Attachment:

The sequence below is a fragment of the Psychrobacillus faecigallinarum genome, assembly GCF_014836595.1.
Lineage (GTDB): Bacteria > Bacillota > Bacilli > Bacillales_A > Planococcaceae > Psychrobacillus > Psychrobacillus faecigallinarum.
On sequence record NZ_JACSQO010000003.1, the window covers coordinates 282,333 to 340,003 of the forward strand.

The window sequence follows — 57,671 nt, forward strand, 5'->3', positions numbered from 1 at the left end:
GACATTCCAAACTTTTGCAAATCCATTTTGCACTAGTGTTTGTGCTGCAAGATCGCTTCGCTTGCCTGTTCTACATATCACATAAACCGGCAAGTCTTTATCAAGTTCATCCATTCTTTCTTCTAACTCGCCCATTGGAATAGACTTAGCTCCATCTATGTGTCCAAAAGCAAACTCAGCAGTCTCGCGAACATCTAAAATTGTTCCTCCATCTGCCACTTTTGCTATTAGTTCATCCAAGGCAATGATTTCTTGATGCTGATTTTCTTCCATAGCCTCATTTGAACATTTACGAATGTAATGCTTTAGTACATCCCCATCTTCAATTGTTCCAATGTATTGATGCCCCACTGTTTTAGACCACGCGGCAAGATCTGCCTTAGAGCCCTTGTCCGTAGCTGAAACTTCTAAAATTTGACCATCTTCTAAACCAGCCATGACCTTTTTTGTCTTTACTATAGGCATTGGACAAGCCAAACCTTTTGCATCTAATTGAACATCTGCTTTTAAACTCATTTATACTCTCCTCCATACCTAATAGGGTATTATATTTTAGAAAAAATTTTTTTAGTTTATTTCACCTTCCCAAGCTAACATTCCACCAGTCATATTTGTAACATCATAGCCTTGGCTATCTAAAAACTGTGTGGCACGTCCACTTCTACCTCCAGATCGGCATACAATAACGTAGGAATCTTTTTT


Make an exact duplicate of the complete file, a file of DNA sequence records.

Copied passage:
The sequence below is a fragment of the Psychrobacillus faecigallinarum genome, assembly GCF_014836595.1.
Lineage (GTDB): Bacteria > Bacillota > Bacilli > Bacillales_A > Planococcaceae > Psychrobacillus > Psychrobacillus faecigallinarum.
On sequence record NZ_JACSQO010000003.1, the window covers coordinates 282,333 to 340,003 of the forward strand.

The window sequence follows — 57,671 nt, forward strand, 5'->3', positions numbered from 1 at the left end:
GACATTCCAAACTTTTGCAAATCCATTTTGCACTAGTGTTTGTGCTGCAAGATCGCTTCGCTTGCCTGTTCTACATATCACATAAACCGGCAAGTCTTTATCAAGTTCATCCATTCTTTCTTCTAACTCGCCCATTGGAATAGACTTAGCTCCATCTATGTGTCCAAAAGCAAACTCAGCAGTCTCGCGAACATCTAAAATTGTTCCTCCATCTGCCACTTTTGCTATTAGTTCATCCAAGGCAATGATTTCTTGATGCTGATTTTCTTCCATAGCCTCATTTGAACATTTACGAATGTAATGCTTTAGTACATCCCCATCTTCAATTGTTCCAATGTATTGATGCCCCACTGTTTTAGACCACGCGGCAAGATCTGCCTTAGAGCCCTTGTCCGTAGCTGAAACTTCTAAAATTTGACCATCTTCTAAACCAGCCATGACCTTTTTTGTCTTTACTATAGGCATTGGACAAGCCAAACCTTTTGCATCTAATTGAACATCTGCTTTTAAACTCATTTATACTCTCCTCCATACCTAATAGGGTATTATATTTTAGAAAAAATTTTTTTAGTTTATTTCACCTTCCCAAGCTAACATTCCACCAGTCATATTTGTAACATCATAGCCTTGGCTATCTAAAAACTGTGTGGCACGTCCACTTCTACCTCCAGATCGGCATACAATAACGTAGGAATCTTTTTT